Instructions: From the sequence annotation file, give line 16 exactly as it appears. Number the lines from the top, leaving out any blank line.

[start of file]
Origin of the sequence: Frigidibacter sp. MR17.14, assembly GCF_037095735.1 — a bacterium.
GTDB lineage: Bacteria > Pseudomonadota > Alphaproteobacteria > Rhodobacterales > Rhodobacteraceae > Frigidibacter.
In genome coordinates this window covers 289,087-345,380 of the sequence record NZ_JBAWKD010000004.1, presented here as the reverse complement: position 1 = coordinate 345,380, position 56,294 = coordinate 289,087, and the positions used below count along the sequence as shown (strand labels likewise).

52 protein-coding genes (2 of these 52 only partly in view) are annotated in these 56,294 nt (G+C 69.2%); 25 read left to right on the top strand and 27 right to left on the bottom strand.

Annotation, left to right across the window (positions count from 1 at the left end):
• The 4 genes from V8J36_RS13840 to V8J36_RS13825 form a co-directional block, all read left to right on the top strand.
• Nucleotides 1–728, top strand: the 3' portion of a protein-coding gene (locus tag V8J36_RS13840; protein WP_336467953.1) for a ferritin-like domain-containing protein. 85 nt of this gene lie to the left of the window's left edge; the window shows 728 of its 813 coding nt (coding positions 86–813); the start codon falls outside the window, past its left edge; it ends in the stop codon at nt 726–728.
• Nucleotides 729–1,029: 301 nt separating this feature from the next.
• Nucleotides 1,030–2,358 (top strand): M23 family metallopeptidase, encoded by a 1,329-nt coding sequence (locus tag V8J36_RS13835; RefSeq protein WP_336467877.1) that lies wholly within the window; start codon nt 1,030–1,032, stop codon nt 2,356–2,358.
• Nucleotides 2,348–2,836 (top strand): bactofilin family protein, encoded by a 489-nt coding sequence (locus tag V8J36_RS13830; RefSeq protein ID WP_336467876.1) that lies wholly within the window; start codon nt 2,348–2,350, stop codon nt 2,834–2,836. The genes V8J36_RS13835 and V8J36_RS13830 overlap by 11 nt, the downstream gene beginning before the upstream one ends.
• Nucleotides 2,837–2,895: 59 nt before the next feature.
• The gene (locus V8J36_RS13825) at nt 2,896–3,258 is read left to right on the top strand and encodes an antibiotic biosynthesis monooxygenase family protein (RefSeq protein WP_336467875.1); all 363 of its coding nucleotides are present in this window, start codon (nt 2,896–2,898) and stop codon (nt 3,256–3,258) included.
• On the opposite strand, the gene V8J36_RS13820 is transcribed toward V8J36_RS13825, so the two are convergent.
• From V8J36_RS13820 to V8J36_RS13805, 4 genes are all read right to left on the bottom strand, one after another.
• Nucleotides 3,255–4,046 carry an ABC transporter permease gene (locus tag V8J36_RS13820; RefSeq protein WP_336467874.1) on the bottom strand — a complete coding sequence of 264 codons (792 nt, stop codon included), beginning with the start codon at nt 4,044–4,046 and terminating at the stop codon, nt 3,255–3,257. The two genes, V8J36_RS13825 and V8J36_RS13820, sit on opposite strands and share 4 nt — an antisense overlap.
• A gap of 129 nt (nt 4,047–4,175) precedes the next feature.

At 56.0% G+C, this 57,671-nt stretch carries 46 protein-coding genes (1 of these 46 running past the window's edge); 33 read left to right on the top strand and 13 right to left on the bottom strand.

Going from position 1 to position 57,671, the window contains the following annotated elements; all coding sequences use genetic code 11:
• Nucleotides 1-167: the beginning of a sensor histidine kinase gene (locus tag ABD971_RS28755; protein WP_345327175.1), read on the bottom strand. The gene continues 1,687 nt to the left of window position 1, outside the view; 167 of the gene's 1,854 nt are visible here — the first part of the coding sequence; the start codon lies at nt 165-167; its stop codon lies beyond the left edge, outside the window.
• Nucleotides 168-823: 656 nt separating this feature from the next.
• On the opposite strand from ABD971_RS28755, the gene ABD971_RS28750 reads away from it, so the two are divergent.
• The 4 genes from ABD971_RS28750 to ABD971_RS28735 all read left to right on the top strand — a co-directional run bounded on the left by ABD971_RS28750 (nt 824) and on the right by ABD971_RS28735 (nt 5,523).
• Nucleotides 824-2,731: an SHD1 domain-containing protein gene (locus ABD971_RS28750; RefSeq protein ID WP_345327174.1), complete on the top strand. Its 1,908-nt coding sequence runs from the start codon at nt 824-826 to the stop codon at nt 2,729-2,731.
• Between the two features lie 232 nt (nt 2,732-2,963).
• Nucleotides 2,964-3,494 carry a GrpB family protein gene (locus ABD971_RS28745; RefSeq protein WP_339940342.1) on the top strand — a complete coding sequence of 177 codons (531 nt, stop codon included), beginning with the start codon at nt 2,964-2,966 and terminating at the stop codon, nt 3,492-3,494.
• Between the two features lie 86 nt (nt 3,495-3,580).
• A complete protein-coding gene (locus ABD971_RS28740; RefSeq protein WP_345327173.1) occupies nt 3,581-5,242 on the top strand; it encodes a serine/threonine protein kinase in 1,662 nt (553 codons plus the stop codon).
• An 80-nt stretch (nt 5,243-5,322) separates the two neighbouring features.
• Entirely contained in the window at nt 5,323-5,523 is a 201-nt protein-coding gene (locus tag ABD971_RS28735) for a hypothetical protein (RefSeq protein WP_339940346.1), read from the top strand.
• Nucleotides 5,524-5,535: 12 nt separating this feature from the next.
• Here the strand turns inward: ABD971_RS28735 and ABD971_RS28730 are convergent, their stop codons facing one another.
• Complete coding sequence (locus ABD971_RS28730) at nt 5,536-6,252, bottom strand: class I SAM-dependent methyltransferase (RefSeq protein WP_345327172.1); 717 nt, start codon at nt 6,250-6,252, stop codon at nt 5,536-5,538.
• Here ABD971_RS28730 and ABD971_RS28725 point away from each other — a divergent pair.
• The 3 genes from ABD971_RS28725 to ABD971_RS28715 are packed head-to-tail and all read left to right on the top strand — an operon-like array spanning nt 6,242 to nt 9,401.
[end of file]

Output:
• A gap of 129 nt (nt 4,047–4,175) precedes the next feature.